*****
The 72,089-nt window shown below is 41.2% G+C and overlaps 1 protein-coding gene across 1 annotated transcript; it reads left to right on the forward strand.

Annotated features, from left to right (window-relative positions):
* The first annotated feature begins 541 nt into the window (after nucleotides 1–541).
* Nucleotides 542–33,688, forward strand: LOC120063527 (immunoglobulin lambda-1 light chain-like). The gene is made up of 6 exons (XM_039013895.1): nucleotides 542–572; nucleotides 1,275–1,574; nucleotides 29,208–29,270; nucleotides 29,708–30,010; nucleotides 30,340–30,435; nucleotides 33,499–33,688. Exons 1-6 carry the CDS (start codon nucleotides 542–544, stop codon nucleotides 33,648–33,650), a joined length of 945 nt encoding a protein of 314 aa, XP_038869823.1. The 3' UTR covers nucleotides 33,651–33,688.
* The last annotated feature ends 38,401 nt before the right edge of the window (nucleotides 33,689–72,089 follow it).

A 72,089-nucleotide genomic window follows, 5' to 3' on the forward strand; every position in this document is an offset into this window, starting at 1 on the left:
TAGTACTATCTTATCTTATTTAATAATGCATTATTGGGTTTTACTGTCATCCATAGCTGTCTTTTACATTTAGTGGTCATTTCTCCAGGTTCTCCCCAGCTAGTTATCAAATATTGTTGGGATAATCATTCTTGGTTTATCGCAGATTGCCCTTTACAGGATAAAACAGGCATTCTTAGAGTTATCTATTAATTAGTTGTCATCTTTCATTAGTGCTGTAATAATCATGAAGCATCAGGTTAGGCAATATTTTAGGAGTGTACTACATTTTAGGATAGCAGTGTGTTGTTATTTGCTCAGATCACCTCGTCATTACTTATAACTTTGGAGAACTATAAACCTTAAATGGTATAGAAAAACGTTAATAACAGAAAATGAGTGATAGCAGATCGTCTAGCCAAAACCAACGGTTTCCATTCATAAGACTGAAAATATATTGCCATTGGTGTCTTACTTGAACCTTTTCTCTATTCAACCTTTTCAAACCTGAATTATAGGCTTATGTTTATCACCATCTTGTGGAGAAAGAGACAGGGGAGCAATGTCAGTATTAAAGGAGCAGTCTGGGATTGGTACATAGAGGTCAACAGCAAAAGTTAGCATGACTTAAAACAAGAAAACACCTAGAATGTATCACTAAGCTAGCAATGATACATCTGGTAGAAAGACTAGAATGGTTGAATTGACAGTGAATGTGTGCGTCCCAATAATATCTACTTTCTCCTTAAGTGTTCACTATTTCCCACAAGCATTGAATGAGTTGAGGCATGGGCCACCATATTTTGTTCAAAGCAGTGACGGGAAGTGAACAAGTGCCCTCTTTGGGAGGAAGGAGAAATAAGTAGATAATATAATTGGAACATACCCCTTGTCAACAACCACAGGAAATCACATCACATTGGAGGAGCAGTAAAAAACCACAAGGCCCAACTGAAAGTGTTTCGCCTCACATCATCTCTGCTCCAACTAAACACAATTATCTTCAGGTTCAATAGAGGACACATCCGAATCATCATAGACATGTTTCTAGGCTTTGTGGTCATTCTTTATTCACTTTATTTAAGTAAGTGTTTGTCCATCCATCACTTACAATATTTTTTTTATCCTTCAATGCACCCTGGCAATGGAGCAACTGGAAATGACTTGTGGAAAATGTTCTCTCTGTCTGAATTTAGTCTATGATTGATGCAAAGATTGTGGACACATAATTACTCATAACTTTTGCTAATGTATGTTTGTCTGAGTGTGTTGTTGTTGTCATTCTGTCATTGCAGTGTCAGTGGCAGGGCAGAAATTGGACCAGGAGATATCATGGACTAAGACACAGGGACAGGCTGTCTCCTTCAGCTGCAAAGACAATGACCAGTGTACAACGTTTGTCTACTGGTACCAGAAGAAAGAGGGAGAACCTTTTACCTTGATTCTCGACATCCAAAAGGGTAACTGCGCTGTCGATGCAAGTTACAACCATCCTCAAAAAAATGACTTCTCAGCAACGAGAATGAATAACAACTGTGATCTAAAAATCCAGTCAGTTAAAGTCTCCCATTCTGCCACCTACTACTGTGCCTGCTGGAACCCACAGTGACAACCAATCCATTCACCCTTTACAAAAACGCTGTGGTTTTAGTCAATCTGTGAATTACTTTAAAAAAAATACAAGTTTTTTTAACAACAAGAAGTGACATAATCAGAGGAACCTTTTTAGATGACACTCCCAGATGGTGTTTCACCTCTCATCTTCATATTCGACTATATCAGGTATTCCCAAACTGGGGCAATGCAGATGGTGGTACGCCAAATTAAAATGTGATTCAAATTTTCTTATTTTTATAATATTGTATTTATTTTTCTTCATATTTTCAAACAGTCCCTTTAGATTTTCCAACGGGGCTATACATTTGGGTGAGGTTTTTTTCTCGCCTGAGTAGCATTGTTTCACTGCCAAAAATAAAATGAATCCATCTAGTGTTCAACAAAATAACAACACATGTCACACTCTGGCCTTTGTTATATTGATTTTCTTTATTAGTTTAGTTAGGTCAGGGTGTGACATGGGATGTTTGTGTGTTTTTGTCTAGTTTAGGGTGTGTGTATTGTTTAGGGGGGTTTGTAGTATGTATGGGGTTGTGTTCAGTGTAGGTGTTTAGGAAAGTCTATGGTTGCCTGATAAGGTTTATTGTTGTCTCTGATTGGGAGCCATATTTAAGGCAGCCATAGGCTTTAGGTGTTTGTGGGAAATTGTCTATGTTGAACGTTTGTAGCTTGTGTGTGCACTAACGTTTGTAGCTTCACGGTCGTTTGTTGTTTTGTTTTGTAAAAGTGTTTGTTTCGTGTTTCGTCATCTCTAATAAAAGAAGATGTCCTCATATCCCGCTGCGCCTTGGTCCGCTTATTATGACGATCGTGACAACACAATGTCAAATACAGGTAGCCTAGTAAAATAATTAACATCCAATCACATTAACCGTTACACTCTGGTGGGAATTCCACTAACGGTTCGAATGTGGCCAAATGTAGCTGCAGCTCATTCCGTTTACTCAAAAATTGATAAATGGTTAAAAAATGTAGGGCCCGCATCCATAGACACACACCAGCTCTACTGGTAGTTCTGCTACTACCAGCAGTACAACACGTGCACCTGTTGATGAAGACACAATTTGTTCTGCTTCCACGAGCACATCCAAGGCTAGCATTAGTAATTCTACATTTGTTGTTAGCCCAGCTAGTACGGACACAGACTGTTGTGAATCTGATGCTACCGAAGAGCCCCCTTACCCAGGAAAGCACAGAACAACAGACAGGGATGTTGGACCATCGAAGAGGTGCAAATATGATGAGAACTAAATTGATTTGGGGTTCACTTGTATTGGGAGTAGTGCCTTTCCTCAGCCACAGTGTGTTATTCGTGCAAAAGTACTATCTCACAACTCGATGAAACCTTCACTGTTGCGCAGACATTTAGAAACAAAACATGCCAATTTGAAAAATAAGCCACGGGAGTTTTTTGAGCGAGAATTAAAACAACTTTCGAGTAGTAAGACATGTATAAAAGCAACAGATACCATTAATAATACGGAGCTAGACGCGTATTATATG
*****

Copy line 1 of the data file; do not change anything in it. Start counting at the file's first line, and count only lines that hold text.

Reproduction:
The 72,089-nt window shown below is 41.2% G+C and overlaps 1 protein-coding gene across 1 annotated transcript; it reads left to right on the forward strand.